Only Leaders Willing to Change Themselves Can Change Their Organizations
Having seen good, bad, and ugly examples of organizational change management, I believe there is a direct relationship between the willingness of leaders to undergo changes that affect them personally and their ability to effectively drive change for their organizations. To illustrate, consider this tale of two organizations.
I’m in North Carolina this week helping a retail chain with over 100 stores implement an enterprise-wide planned change initiative. As I drove along a rural highway on my way to one of those stores, I noticed that some of the leaves had begun to change color while others seemed to cling to the bright green hues they had displayed since spring, as if protesting the beginning of autumn. Leaders, it dawned on me, are just like fall leaves. Some appear to undergo bold transformations as they enter new seasons, as if they have consciously chosen to become the change they wish to see in their organizations. They adjust their personal perspectives, priorities, and processes and adopt new ones that better support changes desired by the organization. Most of the leaders in the organization I am currently supporting are in this category. They are eager to make changes that affect them personally in order to facilitate the transformative changes the organization desires. Because they, too, are changing they make very effective change agents.
Leaders in another organization I supported were much less willing to make changes that affected them personally, even though doing so would have helped them move their organization forward. Those leaders expected others in the organization to adapt to changing times yet they themselves were reluctant to do so, preferring instead to conduct business as usual. They refused to adjust their own perspectives, priorities, or processes - yet that is exactly what they expected of others. As an example, senior executives in that organization instituted changes intended to help the organization operate more efficiently and encourage its middle managers to be more nimble and responsive to market demands. Yet, those same executives were reluctant to relinquish decision-making control to the middle managers overseeing the daily operations. Even minor decisions and changes still needed to be fully vetted and approved by executives at the very top. As a result, the organization never did improve its efficiency or "nimbility." Leadership's reluctance to change how decisions were made undermined the entire organization's ability to change.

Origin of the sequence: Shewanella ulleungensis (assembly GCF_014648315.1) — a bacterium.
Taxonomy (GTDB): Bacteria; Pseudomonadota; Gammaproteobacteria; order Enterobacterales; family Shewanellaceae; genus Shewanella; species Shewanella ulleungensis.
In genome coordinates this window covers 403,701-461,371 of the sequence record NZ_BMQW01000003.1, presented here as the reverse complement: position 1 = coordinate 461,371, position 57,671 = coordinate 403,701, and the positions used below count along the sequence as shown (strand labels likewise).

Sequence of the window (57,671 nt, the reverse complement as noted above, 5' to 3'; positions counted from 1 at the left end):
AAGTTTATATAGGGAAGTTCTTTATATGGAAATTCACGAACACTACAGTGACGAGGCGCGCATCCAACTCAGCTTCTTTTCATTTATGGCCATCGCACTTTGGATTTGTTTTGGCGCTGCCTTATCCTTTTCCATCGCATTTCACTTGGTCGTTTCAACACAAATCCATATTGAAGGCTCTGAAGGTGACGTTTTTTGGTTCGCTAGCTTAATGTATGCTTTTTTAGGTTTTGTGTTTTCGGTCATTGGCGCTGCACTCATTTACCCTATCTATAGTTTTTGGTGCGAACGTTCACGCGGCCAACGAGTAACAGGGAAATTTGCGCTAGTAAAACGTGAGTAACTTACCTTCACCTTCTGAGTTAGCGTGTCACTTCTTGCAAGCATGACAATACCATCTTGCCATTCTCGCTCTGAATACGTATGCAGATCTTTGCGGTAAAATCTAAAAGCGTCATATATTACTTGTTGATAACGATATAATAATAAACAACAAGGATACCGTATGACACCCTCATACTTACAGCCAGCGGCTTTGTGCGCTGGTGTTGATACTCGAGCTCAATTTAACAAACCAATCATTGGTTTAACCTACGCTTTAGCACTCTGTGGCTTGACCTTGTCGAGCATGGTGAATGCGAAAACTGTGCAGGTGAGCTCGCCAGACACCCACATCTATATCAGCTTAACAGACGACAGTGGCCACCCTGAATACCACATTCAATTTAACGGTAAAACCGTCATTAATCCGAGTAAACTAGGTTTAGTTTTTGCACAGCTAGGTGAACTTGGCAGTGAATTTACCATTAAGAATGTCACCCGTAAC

Leaders must be willing to change themselves in order to effectively implement and manage planned change for their organizations. As Gandhi would recommend, they must be the change they hope to see in their organizations.